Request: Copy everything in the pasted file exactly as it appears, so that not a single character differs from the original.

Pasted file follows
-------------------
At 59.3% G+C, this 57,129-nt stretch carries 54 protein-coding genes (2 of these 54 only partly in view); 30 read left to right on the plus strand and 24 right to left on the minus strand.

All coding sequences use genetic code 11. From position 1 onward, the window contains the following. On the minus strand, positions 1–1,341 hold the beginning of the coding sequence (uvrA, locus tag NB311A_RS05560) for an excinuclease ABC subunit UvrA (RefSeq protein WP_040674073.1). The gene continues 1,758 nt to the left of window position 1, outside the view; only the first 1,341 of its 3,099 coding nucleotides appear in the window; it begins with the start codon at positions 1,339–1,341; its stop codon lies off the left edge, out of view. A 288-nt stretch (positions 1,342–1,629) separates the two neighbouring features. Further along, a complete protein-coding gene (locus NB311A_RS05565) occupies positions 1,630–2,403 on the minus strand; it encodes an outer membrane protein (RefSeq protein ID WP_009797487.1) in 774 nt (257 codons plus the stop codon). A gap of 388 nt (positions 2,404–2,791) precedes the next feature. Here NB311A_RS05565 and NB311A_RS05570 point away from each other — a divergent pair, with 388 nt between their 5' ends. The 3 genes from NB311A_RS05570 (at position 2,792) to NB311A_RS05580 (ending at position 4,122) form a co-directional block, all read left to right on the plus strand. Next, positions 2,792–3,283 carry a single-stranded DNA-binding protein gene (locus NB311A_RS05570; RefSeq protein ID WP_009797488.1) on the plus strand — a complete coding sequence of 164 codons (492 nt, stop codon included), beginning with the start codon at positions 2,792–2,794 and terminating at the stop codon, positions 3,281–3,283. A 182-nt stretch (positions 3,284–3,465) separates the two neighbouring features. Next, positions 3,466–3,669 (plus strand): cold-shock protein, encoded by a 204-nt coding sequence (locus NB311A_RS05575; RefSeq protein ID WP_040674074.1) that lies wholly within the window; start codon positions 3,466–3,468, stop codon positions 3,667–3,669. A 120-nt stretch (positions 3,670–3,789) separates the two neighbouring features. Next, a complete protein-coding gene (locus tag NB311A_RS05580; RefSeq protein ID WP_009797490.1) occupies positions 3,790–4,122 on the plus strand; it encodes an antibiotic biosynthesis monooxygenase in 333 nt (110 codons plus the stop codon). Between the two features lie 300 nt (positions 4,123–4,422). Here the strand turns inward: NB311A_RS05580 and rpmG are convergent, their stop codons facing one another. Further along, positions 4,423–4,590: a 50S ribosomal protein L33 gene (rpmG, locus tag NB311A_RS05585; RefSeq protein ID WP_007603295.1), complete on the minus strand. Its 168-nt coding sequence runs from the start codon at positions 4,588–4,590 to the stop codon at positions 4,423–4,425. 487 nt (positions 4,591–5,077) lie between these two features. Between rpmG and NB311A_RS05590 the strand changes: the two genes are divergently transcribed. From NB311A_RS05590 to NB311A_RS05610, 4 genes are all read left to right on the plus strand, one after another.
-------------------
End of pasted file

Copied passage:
At 59.3% G+C, this 57,129-nt stretch carries 54 protein-coding genes (2 of these 54 only partly in view); 30 read left to right on the plus strand and 24 right to left on the minus strand.

All coding sequences use genetic code 11. From position 1 onward, the window contains the following. On the minus strand, positions 1–1,341 hold the beginning of the coding sequence (uvrA, locus tag NB311A_RS05560) for an excinuclease ABC subunit UvrA (RefSeq protein WP_040674073.1). The gene continues 1,758 nt to the left of window position 1, outside the view; only the first 1,341 of its 3,099 coding nucleotides appear in the window; it begins with the start codon at positions 1,339–1,341; its stop codon lies off the left edge, out of view. A 288-nt stretch (positions 1,342–1,629) separates the two neighbouring features. Further along, a complete protein-coding gene (locus NB311A_RS05565) occupies positions 1,630–2,403 on the minus strand; it encodes an outer membrane protein (RefSeq protein ID WP_009797487.1) in 774 nt (257 codons plus the stop codon). A gap of 388 nt (positions 2,404–2,791) precedes the next feature. Here NB311A_RS05565 and NB311A_RS05570 point away from each other — a divergent pair, with 388 nt between their 5' ends. The 3 genes from NB311A_RS05570 (at position 2,792) to NB311A_RS05580 (ending at position 4,122) form a co-directional block, all read left to right on the plus strand. Next, positions 2,792–3,283 carry a single-stranded DNA-binding protein gene (locus NB311A_RS05570; RefSeq protein ID WP_009797488.1) on the plus strand — a complete coding sequence of 164 codons (492 nt, stop codon included), beginning with the start codon at positions 2,792–2,794 and terminating at the stop codon, positions 3,281–3,283. A 182-nt stretch (positions 3,284–3,465) separates the two neighbouring features. Next, positions 3,466–3,669 (plus strand): cold-shock protein, encoded by a 204-nt coding sequence (locus NB311A_RS05575; RefSeq protein ID WP_040674074.1) that lies wholly within the window; start codon positions 3,466–3,468, stop codon positions 3,667–3,669. A 120-nt stretch (positions 3,670–3,789) separates the two neighbouring features. Next, a complete protein-coding gene (locus tag NB311A_RS05580; RefSeq protein ID WP_009797490.1) occupies positions 3,790–4,122 on the plus strand; it encodes an antibiotic biosynthesis monooxygenase in 333 nt (110 codons plus the stop codon). Between the two features lie 300 nt (positions 4,123–4,422). Here the strand turns inward: NB311A_RS05580 and rpmG are convergent, their stop codons facing one another. Further along, positions 4,423–4,590: a 50S ribosomal protein L33 gene (rpmG, locus tag NB311A_RS05585; RefSeq protein ID WP_007603295.1), complete on the minus strand. Its 168-nt coding sequence runs from the start codon at positions 4,588–4,590 to the stop codon at positions 4,423–4,425. 487 nt (positions 4,591–5,077) lie between these two features. Between rpmG and NB311A_RS05590 the strand changes: the two genes are divergently transcribed. From NB311A_RS05590 to NB311A_RS05610, 4 genes are all read left to right on the plus strand, one after another.